Scientists from the University of Illinois have found that amphetamine used in adolescence could result in long-term impairments in memory.
Rats exposed to increased doses of amphetamines at an age that corresponds to the later years of human adolescence seem to show considerable memory deficiencies as adults – long after the exposure ends. According to the study, the decline in short-term or ‘working’ memory seems to be most definite when the rats are exposed during adolescence, rather than as adults.
“Animals that were given the amphetamine during the adolescent time period were worse at tasks requiring working memory than adult animals that were given the same amount of amphetamine as adults. This tells us that their working memory capacity has been significantly altered by that pre-exposure to amphetamine.” says lead author of the study, Joshua Gulley, and psychology professor at University of Illinois.
For the purpose of the study, scientists were believed to have analyzed two types of amphetamine exposure namely intermittent and ‘binge-escalation’, followed by a simulated binge. Intermittent is known to be a steady dose given every new day whereas binge-escalation seems to be a high dose given every two hours for approximately eight hours on the fifth day. Moreover, a simulated binge is a drug which is given over a period of four days in increasing amounts.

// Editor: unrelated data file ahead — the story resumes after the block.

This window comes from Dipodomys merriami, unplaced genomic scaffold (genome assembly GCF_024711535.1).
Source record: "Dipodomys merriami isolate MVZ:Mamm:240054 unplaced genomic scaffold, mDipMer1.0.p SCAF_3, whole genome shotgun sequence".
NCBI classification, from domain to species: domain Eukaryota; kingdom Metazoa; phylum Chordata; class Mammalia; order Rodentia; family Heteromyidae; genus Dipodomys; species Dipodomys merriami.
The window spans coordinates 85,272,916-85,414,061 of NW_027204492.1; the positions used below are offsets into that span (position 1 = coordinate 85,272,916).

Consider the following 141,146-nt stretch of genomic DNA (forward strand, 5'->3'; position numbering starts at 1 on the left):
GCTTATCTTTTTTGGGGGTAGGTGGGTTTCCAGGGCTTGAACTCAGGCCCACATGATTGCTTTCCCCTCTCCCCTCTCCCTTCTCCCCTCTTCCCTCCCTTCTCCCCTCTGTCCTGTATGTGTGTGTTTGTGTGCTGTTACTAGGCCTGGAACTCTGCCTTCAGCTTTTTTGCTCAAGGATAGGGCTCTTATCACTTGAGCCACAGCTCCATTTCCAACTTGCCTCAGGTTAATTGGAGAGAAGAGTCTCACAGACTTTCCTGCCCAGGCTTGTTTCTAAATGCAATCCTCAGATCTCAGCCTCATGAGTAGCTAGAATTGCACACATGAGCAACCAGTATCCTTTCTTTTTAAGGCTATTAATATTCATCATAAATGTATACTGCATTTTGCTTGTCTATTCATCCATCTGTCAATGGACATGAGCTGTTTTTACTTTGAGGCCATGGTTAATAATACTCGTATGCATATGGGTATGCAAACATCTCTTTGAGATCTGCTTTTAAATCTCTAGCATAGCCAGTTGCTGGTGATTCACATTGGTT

Gulley further elucidated that, “Adolescence is a time when the brain is continuing to develop into its mature form, so drug exposure during this critical period could have long-lasting, negative consequences. Our findings reveal that adolescents are particularly sensitive to the adverse effects of amphetamine on cognitive function and that these effects can persist well after drug use is discontinued.”
The concerns are most robust for adolescents who abuse amphetamines as they could perhaps make use of much higher doses in contrast to those who are prescribed drugs that contain amphetamines.
The findings revealed some of the possible long-term results of amphetamine abuse by adolescents. Additionally, it may perhaps be applicable to those taking amphetamines for therapeutic purposes, such as for the treatment of Attention Deficit Hyperactivity Disorder (ADHD).
Gulley cautions that the doses given to the rats are observed to be on the high end of what an older, larger adolescent might receive as a therapeutic dose. He further said that additional study is required in order to mock out the implications for human health.
The findings of the study have been presented at the annual meeting of the Society for Neuroscience in Chicago.